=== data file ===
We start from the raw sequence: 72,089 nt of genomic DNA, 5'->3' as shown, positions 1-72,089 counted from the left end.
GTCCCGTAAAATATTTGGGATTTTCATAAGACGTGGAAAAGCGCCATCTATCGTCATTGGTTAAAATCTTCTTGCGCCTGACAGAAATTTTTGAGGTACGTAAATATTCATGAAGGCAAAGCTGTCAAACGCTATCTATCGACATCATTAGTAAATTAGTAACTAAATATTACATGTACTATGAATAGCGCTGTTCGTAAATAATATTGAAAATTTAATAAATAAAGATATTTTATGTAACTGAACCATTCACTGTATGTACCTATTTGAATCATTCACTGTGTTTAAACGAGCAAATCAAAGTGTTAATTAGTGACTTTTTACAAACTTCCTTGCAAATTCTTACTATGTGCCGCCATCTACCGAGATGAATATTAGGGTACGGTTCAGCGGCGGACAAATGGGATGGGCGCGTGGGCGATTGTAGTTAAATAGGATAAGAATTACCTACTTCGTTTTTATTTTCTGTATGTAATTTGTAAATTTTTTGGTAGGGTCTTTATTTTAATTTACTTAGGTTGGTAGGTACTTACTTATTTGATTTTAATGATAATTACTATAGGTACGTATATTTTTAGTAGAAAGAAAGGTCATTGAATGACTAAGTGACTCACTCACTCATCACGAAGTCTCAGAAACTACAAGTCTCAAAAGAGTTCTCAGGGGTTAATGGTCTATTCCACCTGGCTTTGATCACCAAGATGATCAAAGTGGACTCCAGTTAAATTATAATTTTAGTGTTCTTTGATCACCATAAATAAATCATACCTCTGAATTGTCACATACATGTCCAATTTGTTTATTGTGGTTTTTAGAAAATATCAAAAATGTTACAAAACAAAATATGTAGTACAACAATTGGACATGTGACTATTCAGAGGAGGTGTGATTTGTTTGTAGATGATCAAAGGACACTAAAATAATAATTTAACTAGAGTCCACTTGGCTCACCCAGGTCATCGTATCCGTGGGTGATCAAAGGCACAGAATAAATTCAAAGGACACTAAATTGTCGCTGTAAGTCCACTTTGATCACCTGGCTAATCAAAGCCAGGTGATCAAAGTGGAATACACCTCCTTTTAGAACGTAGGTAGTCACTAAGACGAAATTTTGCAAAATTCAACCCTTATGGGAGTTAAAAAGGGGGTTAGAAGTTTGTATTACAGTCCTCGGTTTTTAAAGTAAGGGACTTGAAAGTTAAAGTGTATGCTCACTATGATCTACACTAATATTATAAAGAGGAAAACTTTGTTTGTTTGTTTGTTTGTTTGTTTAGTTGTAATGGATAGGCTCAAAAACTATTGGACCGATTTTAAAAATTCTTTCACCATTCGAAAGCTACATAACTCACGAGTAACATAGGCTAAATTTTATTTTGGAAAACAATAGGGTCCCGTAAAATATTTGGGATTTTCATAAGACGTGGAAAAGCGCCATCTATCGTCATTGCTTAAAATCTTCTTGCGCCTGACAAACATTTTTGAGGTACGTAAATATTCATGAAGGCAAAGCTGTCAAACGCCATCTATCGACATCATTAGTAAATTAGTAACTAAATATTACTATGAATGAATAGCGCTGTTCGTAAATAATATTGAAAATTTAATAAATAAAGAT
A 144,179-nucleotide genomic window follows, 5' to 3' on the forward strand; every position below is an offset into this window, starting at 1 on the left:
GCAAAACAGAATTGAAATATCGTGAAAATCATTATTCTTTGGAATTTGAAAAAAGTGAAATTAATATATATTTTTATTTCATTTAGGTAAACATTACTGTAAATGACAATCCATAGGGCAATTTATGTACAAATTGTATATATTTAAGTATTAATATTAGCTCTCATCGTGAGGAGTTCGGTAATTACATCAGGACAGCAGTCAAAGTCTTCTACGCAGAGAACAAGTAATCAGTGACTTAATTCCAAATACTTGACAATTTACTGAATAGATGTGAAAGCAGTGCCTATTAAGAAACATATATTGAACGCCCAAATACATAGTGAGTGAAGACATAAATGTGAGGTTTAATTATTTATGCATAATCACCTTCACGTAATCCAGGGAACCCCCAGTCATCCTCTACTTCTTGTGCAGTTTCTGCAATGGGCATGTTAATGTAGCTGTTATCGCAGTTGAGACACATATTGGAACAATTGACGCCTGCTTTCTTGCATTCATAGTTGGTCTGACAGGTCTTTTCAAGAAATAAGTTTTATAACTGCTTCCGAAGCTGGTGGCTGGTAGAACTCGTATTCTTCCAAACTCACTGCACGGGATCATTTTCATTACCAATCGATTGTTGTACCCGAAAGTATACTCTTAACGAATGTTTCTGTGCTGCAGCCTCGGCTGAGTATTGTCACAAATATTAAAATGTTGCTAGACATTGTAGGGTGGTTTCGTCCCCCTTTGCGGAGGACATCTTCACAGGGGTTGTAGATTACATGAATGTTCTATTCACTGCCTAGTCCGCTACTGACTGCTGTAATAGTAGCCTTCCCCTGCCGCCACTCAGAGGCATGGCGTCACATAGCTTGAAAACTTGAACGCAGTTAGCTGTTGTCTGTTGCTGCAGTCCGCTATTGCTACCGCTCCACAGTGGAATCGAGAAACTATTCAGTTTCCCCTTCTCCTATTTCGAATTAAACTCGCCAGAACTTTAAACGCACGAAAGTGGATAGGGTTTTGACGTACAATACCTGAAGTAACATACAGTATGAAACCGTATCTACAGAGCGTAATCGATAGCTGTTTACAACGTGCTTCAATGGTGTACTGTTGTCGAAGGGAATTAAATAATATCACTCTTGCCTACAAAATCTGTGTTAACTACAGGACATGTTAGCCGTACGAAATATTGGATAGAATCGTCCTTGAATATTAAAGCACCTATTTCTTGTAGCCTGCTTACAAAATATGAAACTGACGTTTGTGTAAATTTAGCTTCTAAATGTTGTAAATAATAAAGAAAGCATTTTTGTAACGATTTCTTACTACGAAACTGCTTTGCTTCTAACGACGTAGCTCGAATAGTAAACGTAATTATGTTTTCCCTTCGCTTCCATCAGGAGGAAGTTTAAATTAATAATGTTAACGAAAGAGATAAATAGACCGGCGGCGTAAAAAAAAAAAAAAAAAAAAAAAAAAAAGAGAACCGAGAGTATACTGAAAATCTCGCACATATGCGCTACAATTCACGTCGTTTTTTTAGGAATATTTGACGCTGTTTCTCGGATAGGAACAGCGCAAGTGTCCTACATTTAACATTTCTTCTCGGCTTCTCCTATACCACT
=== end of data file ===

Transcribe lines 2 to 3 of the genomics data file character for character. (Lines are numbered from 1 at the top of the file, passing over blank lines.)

GTCCCGTAAAATATTTGGGATTTTCATAAGACGTGGAAAAGCGCCATCTATCGTCATTGGTTAAAATCTTCTTGCGCCTGACAGAAATTTTTGAGGTACGTAAATATTCATGAAGGCAAAGCTGTCAAACGCTATCTATCGACATCATTAGTAAATTAGTAACTAAATATTACATGTACTATGAATAGCGCTGTTCGTAAATAATATTGAAAATTTAATAAATAAAGATATTTTATGTAACTGAACCATTCACTGTATGTACCTATTTGAATCATTCACTGTGTTTAAACGAGCAAATCAAAGTGTTAATTAGTGACTTTTTACAAACTTCCTTGCAAATTCTTACTATGTGCCGCCATCTACCGAGATGAATATTAGGGTACGGTTCAGCGGCGGACAAATGGGATGGGCGCGTGGGCGATTGTAGTTAAATAGGATAAGAATTACCTACTTCGTTTTTATTTTCTGTATGTAATTTGTAAATTTTTTGGTAGGGTCTTTATTTTAATTTACTTAGGTTGGTAGGTACTTACTTATTTGATTTTAATGATAATTACTATAGGTACGTATATTTTTAGTAGAAAGAAAGGTCATTGAATGACTAAGTGACTCACTCACTCATCACGAAGTCTCAGAAACTACAAGTCTCAAAAGAGTTCTCAGGGGTTAATGGTCTATTCCACCTGGCTTTGATCACCAAGATGATCAAAGTGGACTCCAGTTAAATTATAATTTTAGTGTTCTTTGATCACCATAAATAAATCATACCTCTGAATTGTCACATACATGTCCAATTTGTTTATTGTGGTTTTTAGAAAATATCAAAAATGTTACAAAACAAAATATGTAGTACAACAATTGGACATGTGACTATTCAGAGGAGGTGTGATTTGTTTGTAGATGATCAAAGGACACTAAAATAATAATTTAACTAGAGTCCACTTGGCTCACCCAGGTCATCGTATCCGTGGGTGATCAAAGGCACAGAATAAATTCAAAGGACACTAAATTGTCGCTGTAAGTCCACTTTGATCACCTGGCTAATCAAAGCCAGGTGATCAAAGTGGAATACACCTCCTTTTAGAACGTAGGTAGTCACTAAGACGAAATTTTGCAAAATTCAACCCTTATGGGAGTTAAAAAGGGGGTTAGAAGTTTGTATTACAGTCCTCGGTTTTTAAAGTAAGGGACTTGAAAGTTAAAGTGTATGCTCACTATGATCTACACTAATATTATAAAGAGGAAAACTTTGTTTGTTTGTTTGTTTGTTTGTTTAGTTGTAATGGATAGGCTCAAAAACTATTGGACCGATTTTAAAAATTCTTTCACCATTCGAAAGCTACATAACTCACGAGTAACATAGGCTAAATTTTATTTTGGAAAACAATAGGGTCCCGTAAAATATTTGGGATTTTCATAAGACGTGGAAAAGCGCCATCTATCGTCATTGCTTAAAATCTTCTTGCGCCTGACAAACATTTTTGAGGTACGTAAATATTCATGAAGGCAAAGCTGTCAAACGCCATCTATCGACATCATTAGTAAATTAGTAACTAAATATTACTATGAATGAATAGCGCTGTTCGTAAATAATATTGAAAATTTAATAAATAAAGAT
A 144,179-nucleotide genomic window follows, 5' to 3' on the forward strand; every position below is an offset into this window, starting at 1 on the left: